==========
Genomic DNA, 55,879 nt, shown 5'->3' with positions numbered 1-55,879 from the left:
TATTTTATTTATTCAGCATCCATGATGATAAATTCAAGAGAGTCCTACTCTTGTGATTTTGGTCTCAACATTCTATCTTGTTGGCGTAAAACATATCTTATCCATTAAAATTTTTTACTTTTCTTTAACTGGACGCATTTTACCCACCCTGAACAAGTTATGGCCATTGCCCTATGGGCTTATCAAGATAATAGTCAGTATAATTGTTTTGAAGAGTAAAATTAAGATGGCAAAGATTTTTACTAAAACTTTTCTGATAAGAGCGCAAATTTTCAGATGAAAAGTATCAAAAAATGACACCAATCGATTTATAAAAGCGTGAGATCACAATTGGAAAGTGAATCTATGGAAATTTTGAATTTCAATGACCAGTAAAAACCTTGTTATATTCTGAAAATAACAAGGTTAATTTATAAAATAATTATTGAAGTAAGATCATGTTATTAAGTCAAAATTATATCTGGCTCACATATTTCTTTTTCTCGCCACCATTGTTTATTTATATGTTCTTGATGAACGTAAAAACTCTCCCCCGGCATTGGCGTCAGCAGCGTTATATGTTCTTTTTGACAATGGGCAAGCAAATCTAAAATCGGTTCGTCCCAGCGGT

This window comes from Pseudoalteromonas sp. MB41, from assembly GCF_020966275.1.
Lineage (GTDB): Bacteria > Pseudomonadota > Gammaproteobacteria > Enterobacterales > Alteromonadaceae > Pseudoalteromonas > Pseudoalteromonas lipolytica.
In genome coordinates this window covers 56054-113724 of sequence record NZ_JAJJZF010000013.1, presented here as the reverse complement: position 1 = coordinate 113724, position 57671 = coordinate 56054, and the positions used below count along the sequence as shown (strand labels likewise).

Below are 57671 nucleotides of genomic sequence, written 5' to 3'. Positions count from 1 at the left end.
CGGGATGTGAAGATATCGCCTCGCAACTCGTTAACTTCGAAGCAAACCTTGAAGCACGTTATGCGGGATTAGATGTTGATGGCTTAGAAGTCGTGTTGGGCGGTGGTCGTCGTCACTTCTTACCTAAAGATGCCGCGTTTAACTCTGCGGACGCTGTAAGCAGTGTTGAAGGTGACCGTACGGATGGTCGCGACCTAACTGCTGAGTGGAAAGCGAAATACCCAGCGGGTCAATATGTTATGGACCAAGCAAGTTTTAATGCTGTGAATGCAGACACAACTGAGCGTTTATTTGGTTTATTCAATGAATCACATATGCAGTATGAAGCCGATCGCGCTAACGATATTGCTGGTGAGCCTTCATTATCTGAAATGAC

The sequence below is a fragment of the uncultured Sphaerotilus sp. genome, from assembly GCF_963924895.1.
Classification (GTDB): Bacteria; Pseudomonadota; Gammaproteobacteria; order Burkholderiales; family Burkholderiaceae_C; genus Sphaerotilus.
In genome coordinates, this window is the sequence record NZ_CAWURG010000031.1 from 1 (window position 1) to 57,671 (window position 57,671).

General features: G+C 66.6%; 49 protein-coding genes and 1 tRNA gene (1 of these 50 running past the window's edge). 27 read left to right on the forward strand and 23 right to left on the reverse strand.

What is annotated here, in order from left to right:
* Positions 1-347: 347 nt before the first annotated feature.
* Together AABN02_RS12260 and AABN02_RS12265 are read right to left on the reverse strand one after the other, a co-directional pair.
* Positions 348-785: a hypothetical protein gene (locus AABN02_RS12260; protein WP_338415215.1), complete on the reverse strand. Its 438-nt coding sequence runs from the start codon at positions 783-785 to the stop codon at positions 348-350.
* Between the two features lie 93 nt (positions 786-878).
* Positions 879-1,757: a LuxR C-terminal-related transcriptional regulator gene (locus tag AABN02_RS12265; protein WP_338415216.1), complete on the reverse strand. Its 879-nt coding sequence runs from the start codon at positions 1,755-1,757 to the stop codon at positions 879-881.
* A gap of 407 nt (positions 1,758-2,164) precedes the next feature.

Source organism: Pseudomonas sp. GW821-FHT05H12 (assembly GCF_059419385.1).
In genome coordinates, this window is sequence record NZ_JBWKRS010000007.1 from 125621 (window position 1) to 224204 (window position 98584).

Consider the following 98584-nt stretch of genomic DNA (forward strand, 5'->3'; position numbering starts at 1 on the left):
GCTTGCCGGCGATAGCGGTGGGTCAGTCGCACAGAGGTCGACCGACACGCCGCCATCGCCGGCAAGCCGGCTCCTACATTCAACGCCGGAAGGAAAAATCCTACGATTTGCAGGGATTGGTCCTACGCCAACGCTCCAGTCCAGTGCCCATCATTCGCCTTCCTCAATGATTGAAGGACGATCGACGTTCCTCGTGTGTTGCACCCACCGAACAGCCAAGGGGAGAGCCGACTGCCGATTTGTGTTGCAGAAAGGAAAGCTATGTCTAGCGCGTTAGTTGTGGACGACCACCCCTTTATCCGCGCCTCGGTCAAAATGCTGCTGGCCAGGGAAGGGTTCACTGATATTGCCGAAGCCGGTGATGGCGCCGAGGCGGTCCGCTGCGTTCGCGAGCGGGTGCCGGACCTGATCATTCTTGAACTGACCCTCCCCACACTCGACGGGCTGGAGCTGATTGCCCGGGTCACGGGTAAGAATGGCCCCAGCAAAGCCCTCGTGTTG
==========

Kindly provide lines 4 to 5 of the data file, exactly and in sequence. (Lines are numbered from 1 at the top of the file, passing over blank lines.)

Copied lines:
Lineage (GTDB): Bacteria > Pseudomonadota > Gammaproteobacteria > Enterobacterales > Alteromonadaceae > Pseudoalteromonas > Pseudoalteromonas lipolytica.
In genome coordinates this window covers 56054-113724 of sequence record NZ_JAJJZF010000013.1, presented here as the reverse complement: position 1 = coordinate 113724, position 57671 = coordinate 56054, and the positions used below count along the sequence as shown (strand labels likewise).